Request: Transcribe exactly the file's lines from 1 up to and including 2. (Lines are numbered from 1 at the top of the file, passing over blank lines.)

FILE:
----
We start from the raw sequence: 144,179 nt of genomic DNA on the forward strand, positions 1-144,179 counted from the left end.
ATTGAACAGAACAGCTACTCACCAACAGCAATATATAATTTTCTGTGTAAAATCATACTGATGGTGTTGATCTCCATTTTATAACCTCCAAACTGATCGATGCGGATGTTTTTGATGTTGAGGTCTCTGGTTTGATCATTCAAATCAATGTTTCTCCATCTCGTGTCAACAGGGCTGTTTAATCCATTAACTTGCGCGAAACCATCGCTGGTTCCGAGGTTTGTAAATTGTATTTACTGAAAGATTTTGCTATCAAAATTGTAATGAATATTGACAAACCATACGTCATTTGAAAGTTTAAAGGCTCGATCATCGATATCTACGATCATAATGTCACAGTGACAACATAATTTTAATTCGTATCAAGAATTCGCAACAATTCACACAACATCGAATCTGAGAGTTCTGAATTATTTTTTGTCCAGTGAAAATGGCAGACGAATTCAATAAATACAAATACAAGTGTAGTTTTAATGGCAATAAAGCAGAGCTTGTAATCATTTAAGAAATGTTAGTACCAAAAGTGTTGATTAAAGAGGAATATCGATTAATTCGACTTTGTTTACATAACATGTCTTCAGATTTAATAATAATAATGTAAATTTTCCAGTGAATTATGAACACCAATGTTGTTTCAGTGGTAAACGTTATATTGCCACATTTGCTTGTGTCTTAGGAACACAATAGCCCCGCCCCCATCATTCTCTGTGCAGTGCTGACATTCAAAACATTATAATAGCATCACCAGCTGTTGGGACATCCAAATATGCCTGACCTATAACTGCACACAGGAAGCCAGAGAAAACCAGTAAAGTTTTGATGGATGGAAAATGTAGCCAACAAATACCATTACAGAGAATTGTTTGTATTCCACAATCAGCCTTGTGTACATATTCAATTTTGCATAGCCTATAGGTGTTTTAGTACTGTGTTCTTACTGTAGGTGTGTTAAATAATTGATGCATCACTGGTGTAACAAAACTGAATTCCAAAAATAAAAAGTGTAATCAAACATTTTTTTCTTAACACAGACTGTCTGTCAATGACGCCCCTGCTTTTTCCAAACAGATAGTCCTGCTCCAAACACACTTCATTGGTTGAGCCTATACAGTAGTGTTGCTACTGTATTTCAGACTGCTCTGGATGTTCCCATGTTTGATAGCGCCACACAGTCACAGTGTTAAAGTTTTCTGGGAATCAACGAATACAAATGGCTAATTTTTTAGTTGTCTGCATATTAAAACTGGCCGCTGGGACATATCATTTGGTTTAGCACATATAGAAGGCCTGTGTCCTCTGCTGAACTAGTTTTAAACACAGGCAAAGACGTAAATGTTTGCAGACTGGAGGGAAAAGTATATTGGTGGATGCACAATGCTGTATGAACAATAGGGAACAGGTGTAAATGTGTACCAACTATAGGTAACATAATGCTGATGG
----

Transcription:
We start from the raw sequence: 144,179 nt of genomic DNA on the forward strand, positions 1-144,179 counted from the left end.
ATTGAACAGAACAGCTACTCACCAACAGCAATATATAATTTTCTGTGTAAAATCATACTGATGGTGTTGATCTCCATTTTATAACCTCCAAACTGATCGATGCGGATGTTTTTGATGTTGAGGTCTCTGGTTTGATCATTCAAATCAATGTTTCTCCATCTCGTGTCAACAGGGCTGTTTAATCCATTAACTTGCGCGAAACCATCGCTGGTTCCGAGGTTTGTAAATTGTATTTACTGAAAGATTTTGCTATCAAAATTGTAATGAATATTGACAAACCATACGTCATTTGAAAGTTTAAAGGCTCGATCATCGATATCTACGATCATAATGTCACAGTGACAACATAATTTTAATTCGTATCAAGAATTCGCAACAATTCACACAACATCGAATCTGAGAGTTCTGAATTATTTTTTGTCCAGTGAAAATGGCAGACGAATTCAATAAATACAAATACAAGTGTAGTTTTAATGGCAATAAAGCAGAGCTTGTAATCATTTAAGAAATGTTAGTACCAAAAGTGTTGATTAAAGAGGAATATCGATTAATTCGACTTTGTTTACATAACATGTCTTCAGATTTAATAATAATAATGTAAATTTTCCAGTGAATTATGAACACCAATGTTGTTTCAGTGGTAAACGTTATATTGCCACATTTGCTTGTGTCTTAGGAACACAATAGCCCCGCCCCCATCATTCTCTGTGCAGTGCTGACATTCAAAACATTATAATAGCATCACCAGCTGTTGGGACATCCAAATATGCCTGACCTATAACTGCACACAGGAAGCCAGAGAAAACCAGTAAAGTTTTGATGGATGGAAAATGTAGCCAACAAATACCATTACAGAGAATTGTTTGTATTCCACAATCAGCCTTGTGTACATATTCAATTTTGCATAGCCTATAGGTGTTTTAGTACTGTGTTCTTACTGTAGGTGTGTTAAATAATTGATGCATCACTGGTGTAACAAAACTGAATTCCAAAAATAAAAAGTGTAATCAAACATTTTTTTCTTAACACAGACTGTCTGTCAATGACGCCCCTGCTTTTTCCAAACAGATAGTCCTGCTCCAAACACACTTCATTGGTTGAGCCTATACAGTAGTGTTGCTACTGTATTTCAGACTGCTCTGGATGTTCCCATGTTTGATAGCGCCACACAGTCACAGTGTTAAAGTTTTCTGGGAATCAACGAATACAAATGGCTAATTTTTTAGTTGTCTGCATATTAAAACTGGCCGCTGGGACATATCATTTGGTTTAGCACATATAGAAGGCCTGTGTCCTCTGCTGAACTAGTTTTAAACACAGGCAAAGACGTAAATGTTTGCAGACTGGAGGGAAAAGTATATTGGTGGATGCACAATGCTGTATGAACAATAGGGAACAGGTGTAAATGTGTACCAACTATAGGTAACATAATGCTGATGG